- Question: What are the significant perioperative adverse events reported in pediatric patients in a tertiary care center in a low- and middle-income country?
- Findings: Respiratory events were most common, and infants, especially those with congenital heart disease, formed a higher proportion of the group who had a perioperative cardiac arrest.
- Meaning: The decline in perioperative cardiac arrest events may have been due to changes in drugs and practice improvements.
Respiratory and cardiovascular adverse events in the perioperative period have been reported as major causative factors in anesthesia-related morbidity and mortality (M&M) in pediatric anesthesia.1 Analysis of these adverse events helps to identify subgroups of children who are at high risk. In addition, these audits help modify clinical practice, justify resource allocation, and direct future research projects.2
Two previous studies have reported on perioperative cardiac arrest in children from Pakistan and India,3,4 but there are limited epidemiological data available on serious adverse events occurring during the perioperative period from South Asian countries. Regional data are important since most South Asian countries are low or middle income and have similar issues related to the availability of staff, drugs, and equipment. In addition, these human and infrastructure deficits could lead to increased perioperative M&M in these regions.
Our aim was to assess and estimate the proportion of pediatric patients with various severe adverse events, following general or regional anesthesia in our tertiary care teaching hospital, over a 25-year period from 1992 to 2016. Our primary outcome was any intermediate and severe morbidity or mortality that occurred intraoperatively or within 48 hours postoperatively. Our secondary objective was to describe the clinical situations and causes of these events.
This study was approved by the institutional review board (IRB) of Aga Khan University. The requirement for the patient- or parental-written informed consent was waived by the IRB due to the nature of this review. We followed the departmental policy for access and retrieval of data.
Our hospital serves as a referral center for the southern region of the country. Between the years 1992 and 2005, a 25-year period, the hospital grew from 450 to 650 beds, and the number of operating rooms (ORs) increased from 8 to 16 rooms. Although there are some dedicated pediatric lists, pediatric patients have also been located within the lists of orthopedics, neurosurgery, plastics, ophthalmology, and ear, nose, and throat (ENT).
Anesthesia consultants assigned to pediatric lists undergo a credentialing process set up by the department, but they are not limited to the practice of pediatric anesthesia alone and work in other specialties as well. Only pediatric cardiac surgery has a dedicated group of consultant anesthesiologists and has a separate database of M&M.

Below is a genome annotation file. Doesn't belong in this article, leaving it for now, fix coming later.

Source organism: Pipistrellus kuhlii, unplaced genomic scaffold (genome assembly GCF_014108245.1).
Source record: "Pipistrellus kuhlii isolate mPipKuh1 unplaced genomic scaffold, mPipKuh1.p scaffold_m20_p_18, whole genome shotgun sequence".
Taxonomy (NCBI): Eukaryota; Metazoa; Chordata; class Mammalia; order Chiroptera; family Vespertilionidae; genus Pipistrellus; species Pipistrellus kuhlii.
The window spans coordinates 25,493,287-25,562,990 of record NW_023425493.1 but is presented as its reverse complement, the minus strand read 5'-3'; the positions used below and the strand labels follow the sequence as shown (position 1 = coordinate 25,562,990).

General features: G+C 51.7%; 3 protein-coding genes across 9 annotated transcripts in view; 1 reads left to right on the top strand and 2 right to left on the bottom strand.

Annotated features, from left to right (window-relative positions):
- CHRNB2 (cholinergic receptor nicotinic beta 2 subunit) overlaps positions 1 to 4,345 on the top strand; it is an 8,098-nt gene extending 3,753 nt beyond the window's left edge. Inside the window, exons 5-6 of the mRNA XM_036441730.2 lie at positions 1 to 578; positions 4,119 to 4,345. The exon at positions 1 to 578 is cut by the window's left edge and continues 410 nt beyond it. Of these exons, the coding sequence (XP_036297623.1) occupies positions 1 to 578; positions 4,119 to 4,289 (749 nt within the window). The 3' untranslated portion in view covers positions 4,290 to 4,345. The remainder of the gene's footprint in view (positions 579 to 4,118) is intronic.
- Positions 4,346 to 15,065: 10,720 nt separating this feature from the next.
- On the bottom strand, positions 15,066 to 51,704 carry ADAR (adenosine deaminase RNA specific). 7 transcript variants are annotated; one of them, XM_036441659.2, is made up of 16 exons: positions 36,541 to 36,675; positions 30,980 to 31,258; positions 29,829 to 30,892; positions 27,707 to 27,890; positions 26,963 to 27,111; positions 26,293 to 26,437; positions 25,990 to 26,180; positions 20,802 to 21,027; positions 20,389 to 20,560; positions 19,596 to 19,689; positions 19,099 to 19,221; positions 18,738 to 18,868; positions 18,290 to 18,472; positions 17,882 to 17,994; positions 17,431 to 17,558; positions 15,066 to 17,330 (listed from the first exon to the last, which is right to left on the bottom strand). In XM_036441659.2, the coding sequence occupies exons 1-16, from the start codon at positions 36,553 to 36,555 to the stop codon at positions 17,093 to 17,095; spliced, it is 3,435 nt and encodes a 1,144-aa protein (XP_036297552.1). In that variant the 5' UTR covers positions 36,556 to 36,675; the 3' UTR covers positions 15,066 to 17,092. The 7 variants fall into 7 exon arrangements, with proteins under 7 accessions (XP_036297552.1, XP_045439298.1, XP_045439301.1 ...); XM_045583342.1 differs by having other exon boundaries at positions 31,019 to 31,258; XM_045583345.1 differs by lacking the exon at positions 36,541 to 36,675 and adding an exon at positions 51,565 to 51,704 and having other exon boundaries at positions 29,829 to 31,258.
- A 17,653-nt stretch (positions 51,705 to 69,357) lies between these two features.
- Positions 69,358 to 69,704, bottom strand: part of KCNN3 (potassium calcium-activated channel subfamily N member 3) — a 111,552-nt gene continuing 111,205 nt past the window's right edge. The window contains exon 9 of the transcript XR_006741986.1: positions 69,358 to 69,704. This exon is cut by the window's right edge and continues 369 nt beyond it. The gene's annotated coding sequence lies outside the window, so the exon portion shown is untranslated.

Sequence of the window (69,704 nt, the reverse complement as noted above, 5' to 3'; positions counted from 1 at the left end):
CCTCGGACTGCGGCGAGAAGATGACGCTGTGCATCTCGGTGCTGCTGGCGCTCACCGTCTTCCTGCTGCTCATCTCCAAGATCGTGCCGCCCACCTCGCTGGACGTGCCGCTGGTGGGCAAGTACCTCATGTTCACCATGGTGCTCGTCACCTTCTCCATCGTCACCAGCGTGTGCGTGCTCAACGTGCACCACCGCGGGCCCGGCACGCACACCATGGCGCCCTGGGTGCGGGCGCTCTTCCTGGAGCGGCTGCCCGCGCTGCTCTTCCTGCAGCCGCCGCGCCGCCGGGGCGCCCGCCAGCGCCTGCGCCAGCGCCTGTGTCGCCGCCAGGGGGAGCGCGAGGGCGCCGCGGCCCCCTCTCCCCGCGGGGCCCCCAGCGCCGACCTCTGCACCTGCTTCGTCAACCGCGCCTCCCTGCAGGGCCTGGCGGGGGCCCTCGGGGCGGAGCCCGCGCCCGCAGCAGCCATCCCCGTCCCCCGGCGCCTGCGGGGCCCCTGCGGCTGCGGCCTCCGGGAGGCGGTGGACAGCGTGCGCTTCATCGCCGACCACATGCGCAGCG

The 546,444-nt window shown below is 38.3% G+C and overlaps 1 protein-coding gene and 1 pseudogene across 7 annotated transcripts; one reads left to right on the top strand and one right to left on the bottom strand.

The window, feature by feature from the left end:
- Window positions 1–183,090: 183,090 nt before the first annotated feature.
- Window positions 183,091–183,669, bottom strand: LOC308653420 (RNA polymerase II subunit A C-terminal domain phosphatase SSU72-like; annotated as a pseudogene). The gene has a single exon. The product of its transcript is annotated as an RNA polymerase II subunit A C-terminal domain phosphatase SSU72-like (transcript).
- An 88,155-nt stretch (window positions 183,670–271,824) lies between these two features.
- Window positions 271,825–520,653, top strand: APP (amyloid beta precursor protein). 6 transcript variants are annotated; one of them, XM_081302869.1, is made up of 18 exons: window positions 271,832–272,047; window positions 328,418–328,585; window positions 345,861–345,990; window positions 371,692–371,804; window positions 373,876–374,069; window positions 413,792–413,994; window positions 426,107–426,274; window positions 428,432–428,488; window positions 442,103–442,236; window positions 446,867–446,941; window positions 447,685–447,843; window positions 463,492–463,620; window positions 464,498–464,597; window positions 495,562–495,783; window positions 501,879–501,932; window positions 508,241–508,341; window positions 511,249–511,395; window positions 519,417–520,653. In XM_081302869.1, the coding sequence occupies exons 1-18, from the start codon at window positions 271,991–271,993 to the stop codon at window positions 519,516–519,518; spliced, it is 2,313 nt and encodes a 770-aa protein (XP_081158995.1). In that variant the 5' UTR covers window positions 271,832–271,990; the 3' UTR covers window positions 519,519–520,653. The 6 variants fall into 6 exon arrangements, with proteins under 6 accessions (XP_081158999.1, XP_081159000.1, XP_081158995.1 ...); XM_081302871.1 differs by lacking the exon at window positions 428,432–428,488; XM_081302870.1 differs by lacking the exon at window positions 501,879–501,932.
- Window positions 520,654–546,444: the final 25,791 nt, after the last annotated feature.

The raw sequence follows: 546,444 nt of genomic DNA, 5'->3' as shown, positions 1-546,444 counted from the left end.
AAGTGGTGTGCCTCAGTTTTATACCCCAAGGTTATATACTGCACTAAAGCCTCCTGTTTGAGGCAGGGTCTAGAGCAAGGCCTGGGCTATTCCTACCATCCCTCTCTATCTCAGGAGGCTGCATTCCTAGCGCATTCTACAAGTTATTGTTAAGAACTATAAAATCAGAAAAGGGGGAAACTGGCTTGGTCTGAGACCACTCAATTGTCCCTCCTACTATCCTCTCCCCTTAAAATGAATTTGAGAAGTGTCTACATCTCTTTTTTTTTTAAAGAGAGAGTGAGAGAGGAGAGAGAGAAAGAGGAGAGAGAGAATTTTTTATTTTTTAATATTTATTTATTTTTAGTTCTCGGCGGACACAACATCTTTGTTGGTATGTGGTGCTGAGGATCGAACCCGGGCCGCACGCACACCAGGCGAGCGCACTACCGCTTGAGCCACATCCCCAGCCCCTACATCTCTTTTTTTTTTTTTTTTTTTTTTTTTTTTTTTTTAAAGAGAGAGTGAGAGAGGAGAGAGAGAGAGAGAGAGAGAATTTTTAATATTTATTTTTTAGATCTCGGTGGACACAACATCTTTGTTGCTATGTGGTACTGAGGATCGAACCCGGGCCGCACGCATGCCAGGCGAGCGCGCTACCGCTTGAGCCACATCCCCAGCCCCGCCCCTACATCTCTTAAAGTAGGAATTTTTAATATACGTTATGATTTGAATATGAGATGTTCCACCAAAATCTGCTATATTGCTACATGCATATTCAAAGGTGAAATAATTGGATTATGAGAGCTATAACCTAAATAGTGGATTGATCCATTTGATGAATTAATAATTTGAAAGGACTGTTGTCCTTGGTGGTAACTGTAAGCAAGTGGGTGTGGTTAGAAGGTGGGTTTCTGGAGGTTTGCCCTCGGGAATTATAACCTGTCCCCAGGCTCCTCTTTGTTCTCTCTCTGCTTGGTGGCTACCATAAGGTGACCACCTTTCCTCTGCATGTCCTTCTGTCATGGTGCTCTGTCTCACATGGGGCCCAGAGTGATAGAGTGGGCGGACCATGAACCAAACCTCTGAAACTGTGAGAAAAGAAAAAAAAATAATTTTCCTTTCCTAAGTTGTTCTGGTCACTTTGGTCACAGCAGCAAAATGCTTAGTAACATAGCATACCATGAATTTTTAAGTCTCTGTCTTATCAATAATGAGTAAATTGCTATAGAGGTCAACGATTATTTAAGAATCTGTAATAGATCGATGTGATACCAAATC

All intermediate to major M&M details are maintained in a departmental database. All cases are reported, based on a mandatory requirement, to the departmental coordinator. These cases are then discussed in the monthly departmental M&M meeting. Three forms are generated for each case; a summary form filled by the primary anesthetist and 2 additional review forms filled by the 2 independent consultant anesthesiologists unconnected with the case who fill these forms after the departmental case presentation. The review forms contain comments about preanesthesia assessment, anesthesia management, and suspected reason for M&M.
We reviewed the M&M database for anesthesia for cases conducted between 1992 and 2016 (25 years) and identified all pediatric cases, age range from birth to 16 years, who had adverse events or mortality related to anesthesia. Significant adverse events were defined as either major or intermediate morbidity. We used the same definitions as used for our M&M meetings. Major morbidity was defined as a permanent disability such as cardiac arrest, neurologic or spinal cord injury. The North American Pediatric Perioperative Cardiac Arrest (POCA) Registry classifies cardiac arrest as anesthesia related if anesthesia personnel or anesthetic process played some role.5 We followed this definition. Intermediate morbidity was defined as causing serious distress or temporary but significant sequelae that resolved within 48 hours.6,7 An example of intermediate morbidity could be an unexpected admission to the intensive care unit. The reviewers also identified if anesthesia played a major role in the event in comparison to patients’ comorbidity or surgical factors.
Mortality within 48 hours of anesthesia was documented. Deaths that occurred at induction but before the start of surgery were classified as solely anesthesia-related.
We designed specific forms for the purpose of this audit and standardized the outcomes. Each form was then reviewed independently by 2 of the authors of this audit and missing details, if any, were obtained from the patients’ medical records. Each case was then discussed between the 2 reviewers to identify a major or predominant causative factor. Where this was not possible, the cases were classified as multisystem involvement. Patients undergoing cardiac surgery and anesthesia outside the OR were excluded.
Patient, anesthesiologist, and surgeon identification was not disclosed on the data collection form. Patient demographic details, type of surgery, time of events, and risk factors identified before surgery, as mentioned in the departmental review form, were noted. Adverse events were categorized and reported as cardiovascular, respiratory, central nervous system, or miscellaneous complications (which did not fit in any of the above categories).